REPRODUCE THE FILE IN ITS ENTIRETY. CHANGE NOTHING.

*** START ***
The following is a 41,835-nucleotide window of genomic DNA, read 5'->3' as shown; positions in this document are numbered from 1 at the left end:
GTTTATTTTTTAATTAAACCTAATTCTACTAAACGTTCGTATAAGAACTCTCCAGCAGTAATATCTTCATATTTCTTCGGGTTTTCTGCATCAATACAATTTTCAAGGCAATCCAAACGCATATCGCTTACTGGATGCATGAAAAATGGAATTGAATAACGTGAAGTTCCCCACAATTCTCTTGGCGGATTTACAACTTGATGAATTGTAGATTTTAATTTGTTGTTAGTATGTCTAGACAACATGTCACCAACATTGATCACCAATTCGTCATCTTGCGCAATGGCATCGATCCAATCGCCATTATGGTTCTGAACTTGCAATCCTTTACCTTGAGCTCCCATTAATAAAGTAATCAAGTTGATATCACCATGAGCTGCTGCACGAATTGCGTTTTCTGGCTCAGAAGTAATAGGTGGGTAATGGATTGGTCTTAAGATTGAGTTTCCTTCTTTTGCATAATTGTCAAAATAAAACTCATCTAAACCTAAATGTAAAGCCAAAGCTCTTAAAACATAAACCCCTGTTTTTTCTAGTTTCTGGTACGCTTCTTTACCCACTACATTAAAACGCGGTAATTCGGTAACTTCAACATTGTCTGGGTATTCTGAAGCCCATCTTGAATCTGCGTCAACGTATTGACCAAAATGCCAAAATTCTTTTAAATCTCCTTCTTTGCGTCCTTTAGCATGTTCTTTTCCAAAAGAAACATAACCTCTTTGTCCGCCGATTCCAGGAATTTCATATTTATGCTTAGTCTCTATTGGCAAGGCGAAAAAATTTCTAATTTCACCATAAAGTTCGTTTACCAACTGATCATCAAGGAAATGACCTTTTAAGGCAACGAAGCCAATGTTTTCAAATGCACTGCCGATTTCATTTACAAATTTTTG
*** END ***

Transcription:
The following is a 41,835-nucleotide window of genomic DNA, read 5'->3' as shown; positions in this document are numbered from 1 at the left end:
GTTTATTTTTTAATTAAACCTAATTCTACTAAACGTTCGTATAAGAACTCTCCAGCAGTAATATCTTCATATTTCTTCGGGTTTTCTGCATCAATACAATTTTCAAGGCAATCCAAACGCATATCGCTTACTGGATGCATGAAAAATGGAATTGAATAACGTGAAGTTCCCCACAATTCTCTTGGCGGATTTACAACTTGATGAATTGTAGATTTTAATTTGTTGTTAGTATGTCTAGACAACATGTCACCAACATTGATCACCAATTCGTCATCTTGCGCAATGGCATCGATCCAATCGCCATTATGGTTCTGAACTTGCAATCCTTTACCTTGAGCTCCCATTAATAAAGTAATCAAGTTGATATCACCATGAGCTGCTGCACGAATTGCGTTTTCTGGCTCAGAAGTAATAGGTGGGTAATGGATTGGTCTTAAGATTGAGTTTCCTTCTTTTGCATAATTGTCAAAATAAAACTCATCTAAACCTAAATGTAAAGCCAAAGCTCTTAAAACATAAACCCCTGTTTTTTCTAGTTTCTGGTACGCTTCTTTACCCACTACATTAAAACGCGGTAATTCGGTAACTTCAACATTGTCTGGGTATTCTGAAGCCCATCTTGAATCTGCGTCAACGTATTGACCAAAATGCCAAAATTCTTTTAAATCTCCTTCTTTGCGTCCTTTAGCATGTTCTTTTCCAAAAGAAACATAACCTCTTTGTCCGCCGATTCCAGGAATTTCATATTTATGCTTAGTCTCTATTGGCAAGGCGAAAAAATTTCTAATTTCACCATAAAGTTCGTTTACCAACTGATCATCAAGGAAATGACCTTTTAAGGCAACGAAGCCAATGTTTTCAAATGCACTGCCGATTTCATTTACAAATTTTTG